But there is a silver lining. Amid all the listlessness of this final tour, Bralove and the drummers somehow escaped the quagmire, and Drumz was as solid as ever. Perhaps having non-bandmember Bralove at the controls gave a sort of grounding to the segment; perhaps the fact that there were only two or three people involved in the music, as opposed to six, afforded a degree of independence; perhaps Mickey’s boundless thirst for exploration provided an inspiration absent from the rest of the music. Whatever the reason, Drumz was a welcome break during those later shows, and I remember thinking that July 8th might have been the best version I ever heard.
The Gyuto Monks appeared as guests on June second. Tibetan Buddhist singers with a six-octave range and each capable of producing three-tone chords, they chant prayers intended to transport one to another plane, which Mickey naturally finds fantastic. Robert Hunter had given him a tape back in 1967, which he had listened to for several years before finding out what it was all about. In 1985, he and Dan Healy recorded selections of a Gyuto US tour; in 1988 and 1991, the Dead sponsored tours themselves, and June 2nd 1995 saw the monks perform five minutes onstage during Drumz.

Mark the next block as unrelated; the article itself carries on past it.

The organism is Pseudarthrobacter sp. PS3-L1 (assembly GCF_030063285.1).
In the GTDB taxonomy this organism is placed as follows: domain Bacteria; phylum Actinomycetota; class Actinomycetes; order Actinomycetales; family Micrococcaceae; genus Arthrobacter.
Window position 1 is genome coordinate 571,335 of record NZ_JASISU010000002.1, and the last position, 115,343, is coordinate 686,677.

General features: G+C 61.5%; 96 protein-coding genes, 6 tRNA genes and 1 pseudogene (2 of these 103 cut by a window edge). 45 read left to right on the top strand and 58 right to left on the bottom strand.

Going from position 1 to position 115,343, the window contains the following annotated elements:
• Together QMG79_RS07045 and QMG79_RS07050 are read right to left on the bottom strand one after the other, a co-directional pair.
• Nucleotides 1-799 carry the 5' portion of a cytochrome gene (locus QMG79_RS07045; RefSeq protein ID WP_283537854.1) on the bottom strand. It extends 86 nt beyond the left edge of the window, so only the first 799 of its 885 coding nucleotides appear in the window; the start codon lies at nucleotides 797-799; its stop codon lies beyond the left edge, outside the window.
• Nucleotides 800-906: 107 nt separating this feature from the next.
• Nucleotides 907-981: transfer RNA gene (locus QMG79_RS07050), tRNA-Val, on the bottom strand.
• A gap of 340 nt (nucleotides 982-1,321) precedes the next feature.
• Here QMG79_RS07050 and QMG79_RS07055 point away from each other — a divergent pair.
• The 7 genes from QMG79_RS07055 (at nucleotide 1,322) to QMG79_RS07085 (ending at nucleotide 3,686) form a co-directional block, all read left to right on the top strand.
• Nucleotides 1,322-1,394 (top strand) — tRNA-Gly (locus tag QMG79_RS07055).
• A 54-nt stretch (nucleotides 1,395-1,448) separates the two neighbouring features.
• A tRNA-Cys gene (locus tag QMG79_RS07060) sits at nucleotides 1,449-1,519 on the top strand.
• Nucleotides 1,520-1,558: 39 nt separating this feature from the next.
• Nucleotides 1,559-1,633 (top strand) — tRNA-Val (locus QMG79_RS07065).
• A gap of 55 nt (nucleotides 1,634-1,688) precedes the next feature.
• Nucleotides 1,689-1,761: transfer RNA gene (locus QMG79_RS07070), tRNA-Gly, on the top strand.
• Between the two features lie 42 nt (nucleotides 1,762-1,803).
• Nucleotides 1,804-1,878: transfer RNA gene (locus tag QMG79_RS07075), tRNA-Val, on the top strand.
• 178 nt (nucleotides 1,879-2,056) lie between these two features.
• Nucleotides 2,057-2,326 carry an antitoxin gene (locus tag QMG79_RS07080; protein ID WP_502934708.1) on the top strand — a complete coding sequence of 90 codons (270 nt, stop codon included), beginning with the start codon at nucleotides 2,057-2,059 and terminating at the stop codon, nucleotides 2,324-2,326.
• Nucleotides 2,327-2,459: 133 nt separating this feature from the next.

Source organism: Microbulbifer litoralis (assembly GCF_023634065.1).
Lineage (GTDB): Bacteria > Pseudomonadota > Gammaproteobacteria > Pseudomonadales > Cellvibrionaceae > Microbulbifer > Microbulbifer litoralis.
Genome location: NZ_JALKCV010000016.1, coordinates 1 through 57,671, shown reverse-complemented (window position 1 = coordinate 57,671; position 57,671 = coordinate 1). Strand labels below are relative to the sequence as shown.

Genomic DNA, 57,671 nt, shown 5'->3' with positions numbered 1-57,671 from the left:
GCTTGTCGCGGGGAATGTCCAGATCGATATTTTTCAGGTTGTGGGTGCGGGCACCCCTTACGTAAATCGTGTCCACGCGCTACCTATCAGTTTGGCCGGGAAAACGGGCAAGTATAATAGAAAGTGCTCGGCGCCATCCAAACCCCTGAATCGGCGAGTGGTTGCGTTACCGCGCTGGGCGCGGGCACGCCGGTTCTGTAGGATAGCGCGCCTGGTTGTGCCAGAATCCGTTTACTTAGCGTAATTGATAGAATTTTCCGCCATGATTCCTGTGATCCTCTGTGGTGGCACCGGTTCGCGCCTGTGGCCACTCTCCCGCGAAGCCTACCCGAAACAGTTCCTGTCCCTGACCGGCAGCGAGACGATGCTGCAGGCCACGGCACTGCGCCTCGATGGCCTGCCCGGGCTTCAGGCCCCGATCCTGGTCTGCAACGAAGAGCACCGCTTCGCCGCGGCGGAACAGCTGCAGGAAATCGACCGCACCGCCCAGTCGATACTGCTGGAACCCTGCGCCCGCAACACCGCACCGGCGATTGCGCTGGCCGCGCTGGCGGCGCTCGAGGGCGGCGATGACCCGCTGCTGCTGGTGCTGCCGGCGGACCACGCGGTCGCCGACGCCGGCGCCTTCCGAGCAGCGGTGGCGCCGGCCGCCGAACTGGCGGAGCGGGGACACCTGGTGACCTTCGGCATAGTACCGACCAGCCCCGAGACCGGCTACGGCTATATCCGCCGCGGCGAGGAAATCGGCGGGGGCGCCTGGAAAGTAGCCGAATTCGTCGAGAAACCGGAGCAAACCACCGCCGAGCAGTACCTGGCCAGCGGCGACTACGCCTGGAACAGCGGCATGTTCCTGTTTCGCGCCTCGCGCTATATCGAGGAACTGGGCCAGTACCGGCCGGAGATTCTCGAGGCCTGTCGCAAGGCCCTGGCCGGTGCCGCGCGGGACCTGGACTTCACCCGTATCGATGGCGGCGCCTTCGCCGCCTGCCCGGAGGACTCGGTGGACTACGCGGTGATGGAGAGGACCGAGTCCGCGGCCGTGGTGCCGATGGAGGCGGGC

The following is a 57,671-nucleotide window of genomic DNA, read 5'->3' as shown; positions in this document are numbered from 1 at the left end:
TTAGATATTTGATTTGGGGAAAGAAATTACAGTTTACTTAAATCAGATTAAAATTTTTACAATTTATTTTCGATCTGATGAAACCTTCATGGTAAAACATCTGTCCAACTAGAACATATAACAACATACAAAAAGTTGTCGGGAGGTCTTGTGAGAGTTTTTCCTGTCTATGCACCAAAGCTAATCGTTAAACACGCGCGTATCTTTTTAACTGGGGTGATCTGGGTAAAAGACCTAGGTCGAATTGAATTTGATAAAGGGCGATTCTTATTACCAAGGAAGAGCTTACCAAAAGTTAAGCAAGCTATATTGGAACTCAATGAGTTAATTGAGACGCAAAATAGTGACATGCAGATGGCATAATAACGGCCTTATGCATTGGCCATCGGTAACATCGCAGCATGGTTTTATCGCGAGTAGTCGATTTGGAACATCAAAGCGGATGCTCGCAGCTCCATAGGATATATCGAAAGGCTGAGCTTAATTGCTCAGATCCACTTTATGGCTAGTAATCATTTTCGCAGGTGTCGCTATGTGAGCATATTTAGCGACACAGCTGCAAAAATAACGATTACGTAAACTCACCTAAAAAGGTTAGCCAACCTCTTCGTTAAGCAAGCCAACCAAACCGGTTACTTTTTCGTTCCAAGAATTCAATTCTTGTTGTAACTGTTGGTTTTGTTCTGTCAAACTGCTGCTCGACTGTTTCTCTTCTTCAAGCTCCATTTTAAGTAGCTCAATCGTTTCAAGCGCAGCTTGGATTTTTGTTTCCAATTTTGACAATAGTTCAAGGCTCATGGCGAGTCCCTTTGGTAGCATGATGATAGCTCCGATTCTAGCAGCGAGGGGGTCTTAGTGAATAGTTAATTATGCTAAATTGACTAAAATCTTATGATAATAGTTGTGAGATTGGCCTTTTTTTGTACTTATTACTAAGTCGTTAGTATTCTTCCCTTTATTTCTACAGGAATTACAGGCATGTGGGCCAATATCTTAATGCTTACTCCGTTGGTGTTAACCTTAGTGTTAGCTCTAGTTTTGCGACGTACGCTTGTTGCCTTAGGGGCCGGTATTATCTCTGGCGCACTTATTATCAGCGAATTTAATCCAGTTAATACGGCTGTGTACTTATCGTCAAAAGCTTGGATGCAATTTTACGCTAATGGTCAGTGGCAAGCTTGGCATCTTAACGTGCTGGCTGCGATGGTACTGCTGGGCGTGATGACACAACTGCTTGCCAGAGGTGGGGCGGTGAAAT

(Mickey’s solo career is not high on the radar of side-projects, despite its range. It is much less traded than Garcia or even Weir shows, and does not feature in Deadbase. Hart has written four books, and though he recorded or produced eight records during the band’s lifetime and several more since then, they were esoteric and rarely included any GD material. One can be forgiven for not being particularly familiar. Nevertheless, his contributions are undeniable, not only in terms of songs (The Main TenPlayin’; The Pump SongGreatest Story; Happiness is DrummingFire) but also instruments (the beast, the Beam, MIDI), and electronics (aided by Bralove). Mickey seems to have remained a believer as the Grateful Dead came to the end of the road, and his influence is most strongly felt during Drums.)